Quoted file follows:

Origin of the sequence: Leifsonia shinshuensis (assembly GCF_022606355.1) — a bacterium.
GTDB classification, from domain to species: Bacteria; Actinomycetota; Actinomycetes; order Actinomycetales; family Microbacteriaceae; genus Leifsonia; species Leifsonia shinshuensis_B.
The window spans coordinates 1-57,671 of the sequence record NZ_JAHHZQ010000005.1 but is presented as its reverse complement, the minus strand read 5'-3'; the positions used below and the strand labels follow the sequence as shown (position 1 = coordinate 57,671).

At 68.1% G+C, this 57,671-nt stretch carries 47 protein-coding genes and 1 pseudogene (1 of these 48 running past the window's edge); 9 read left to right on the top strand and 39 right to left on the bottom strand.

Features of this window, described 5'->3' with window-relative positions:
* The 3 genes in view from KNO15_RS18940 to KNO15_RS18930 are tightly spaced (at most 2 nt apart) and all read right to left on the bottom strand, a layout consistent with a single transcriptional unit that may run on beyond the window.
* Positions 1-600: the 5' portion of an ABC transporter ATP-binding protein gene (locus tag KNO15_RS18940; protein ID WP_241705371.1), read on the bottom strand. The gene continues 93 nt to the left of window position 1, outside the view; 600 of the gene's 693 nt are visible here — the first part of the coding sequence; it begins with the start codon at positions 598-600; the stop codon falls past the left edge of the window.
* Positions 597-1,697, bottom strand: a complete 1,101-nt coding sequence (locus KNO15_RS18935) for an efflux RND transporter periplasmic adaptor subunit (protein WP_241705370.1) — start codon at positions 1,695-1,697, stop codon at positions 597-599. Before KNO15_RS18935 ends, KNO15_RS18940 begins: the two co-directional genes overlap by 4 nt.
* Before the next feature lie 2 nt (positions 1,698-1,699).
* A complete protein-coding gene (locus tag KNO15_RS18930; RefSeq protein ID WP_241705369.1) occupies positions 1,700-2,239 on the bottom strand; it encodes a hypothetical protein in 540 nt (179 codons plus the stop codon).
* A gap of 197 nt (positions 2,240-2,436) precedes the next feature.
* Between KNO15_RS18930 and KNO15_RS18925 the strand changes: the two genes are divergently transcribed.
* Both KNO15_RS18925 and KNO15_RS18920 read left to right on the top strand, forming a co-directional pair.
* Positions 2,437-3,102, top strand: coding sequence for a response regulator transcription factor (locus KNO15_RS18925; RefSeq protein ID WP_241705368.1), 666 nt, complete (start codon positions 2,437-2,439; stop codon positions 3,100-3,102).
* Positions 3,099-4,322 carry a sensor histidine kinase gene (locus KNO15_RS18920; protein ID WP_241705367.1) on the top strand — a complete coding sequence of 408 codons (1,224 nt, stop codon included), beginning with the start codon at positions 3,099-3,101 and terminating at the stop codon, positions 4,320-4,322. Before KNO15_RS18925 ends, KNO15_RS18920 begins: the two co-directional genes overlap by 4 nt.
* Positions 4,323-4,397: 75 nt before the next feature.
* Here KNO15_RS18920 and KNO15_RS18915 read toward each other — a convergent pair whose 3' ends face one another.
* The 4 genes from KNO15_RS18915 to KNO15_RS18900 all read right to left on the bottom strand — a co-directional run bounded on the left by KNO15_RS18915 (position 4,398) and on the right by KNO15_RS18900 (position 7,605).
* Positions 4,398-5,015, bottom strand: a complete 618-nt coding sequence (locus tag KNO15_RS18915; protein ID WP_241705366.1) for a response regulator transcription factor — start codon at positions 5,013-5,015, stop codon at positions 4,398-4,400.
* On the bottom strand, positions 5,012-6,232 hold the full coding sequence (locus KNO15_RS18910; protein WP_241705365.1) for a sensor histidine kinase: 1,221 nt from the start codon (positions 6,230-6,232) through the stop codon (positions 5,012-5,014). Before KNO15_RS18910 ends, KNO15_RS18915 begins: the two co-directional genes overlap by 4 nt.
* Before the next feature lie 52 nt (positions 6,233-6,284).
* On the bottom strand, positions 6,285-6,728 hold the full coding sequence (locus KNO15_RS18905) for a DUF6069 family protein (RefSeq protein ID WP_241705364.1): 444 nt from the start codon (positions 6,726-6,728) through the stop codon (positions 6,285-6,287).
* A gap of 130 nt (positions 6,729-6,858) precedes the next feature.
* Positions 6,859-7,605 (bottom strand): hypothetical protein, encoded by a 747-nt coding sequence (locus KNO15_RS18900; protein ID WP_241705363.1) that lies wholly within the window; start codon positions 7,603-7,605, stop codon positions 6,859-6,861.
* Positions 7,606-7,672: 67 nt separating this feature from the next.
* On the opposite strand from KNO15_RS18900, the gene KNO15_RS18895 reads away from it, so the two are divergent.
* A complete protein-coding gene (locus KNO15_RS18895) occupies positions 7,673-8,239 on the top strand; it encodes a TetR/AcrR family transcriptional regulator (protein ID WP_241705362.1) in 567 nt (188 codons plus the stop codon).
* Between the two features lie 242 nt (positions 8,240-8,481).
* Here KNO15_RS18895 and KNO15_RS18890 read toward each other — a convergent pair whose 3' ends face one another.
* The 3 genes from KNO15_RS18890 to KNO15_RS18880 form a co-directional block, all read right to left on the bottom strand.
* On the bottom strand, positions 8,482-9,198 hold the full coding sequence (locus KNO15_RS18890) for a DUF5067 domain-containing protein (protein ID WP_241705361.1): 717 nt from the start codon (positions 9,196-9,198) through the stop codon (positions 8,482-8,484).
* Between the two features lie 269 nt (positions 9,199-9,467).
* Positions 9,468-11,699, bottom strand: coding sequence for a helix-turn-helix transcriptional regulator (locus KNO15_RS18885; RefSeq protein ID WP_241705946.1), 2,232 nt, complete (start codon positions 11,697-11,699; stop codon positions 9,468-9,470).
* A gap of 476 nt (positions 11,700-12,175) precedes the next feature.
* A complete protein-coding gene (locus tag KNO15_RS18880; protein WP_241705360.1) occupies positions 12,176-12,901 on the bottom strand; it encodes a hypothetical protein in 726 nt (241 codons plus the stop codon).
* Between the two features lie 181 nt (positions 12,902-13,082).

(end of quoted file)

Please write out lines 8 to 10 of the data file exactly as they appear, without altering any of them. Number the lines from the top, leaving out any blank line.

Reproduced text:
* Positions 597-1,697, bottom strand: a complete 1,101-nt coding sequence (locus KNO15_RS18935) for an efflux RND transporter periplasmic adaptor subunit (protein WP_241705370.1) — start codon at positions 1,695-1,697, stop codon at positions 597-599. Before KNO15_RS18935 ends, KNO15_RS18940 begins: the two co-directional genes overlap by 4 nt.
* Before the next feature lie 2 nt (positions 1,698-1,699).
* A complete protein-coding gene (locus tag KNO15_RS18930; RefSeq protein ID WP_241705369.1) occupies positions 1,700-2,239 on the bottom strand; it encodes a hypothetical protein in 540 nt (179 codons plus the stop codon).